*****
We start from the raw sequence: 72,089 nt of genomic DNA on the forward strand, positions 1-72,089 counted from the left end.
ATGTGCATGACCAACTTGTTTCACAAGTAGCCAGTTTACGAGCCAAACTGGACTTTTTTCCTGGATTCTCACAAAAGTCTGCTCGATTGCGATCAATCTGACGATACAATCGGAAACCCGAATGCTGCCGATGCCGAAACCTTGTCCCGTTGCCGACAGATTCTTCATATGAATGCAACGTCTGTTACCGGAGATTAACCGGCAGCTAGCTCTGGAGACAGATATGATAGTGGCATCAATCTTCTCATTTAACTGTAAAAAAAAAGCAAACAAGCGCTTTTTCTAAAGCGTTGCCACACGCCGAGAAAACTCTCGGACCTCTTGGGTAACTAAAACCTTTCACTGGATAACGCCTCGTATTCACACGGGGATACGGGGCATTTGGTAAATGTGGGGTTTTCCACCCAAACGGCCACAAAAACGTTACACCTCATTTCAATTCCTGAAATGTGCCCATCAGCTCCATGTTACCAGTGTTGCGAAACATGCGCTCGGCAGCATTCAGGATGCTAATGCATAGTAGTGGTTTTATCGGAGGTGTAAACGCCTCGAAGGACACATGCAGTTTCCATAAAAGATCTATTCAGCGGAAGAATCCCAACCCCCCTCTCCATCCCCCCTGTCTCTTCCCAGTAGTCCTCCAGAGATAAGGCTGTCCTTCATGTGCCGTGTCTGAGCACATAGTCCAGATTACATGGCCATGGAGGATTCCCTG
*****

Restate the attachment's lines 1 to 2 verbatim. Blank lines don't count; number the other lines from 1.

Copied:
We start from the raw sequence: 72,089 nt of genomic DNA on the forward strand, positions 1-72,089 counted from the left end.
ATGTGCATGACCAACTTGTTTCACAAGTAGCCAGTTTACGAGCCAAACTGGACTTTTTTCCTGGATTCTCACAAAAGTCTGCTCGATTGCGATCAATCTGACGATACAATCGGAAACCCGAATGCTGCCGATGCCGAAACCTTGTCCCGTTGCCGACAGATTCTTCATATGAATGCAACGTCTGTTACCGGAGATTAACCGGCAGCTAGCTCTGGAGACAGATATGATAGTGGCATCAATCTTCTCATTTAACTGTAAAAAAAAAGCAAACAAGCGCTTTTTCTAAAGCGTTGCCACACGCCGAGAAAACTCTCGGACCTCTTGGGTAACTAAAACCTTTCACTGGATAACGCCTCGTATTCACACGGGGATACGGGGCATTTGGTAAATGTGGGGTTTTCCACCCAAACGGCCACAAAAACGTTACACCTCATTTCAATTCCTGAAATGTGCCCATCAGCTCCATGTTACCAGTGTTGCGAAACATGCGCTCGGCAGCATTCAGGATGCTAATGCATAGTAGTGGTTTTATCGGAGGTGTAAACGCCTCGAAGGACACATGCAGTTTCCATAAAAGATCTATTCAGCGGAAGAATCCCAACCCCCCTCTCCATCCCCCCTGTCTCTTCCCAGTAGTCCTCCAGAGATAAGGCTGTCCTTCATGTGCCGTGTCTGAGCACATAGTCCAGATTACATGGCCATGGAGGATTCCCTG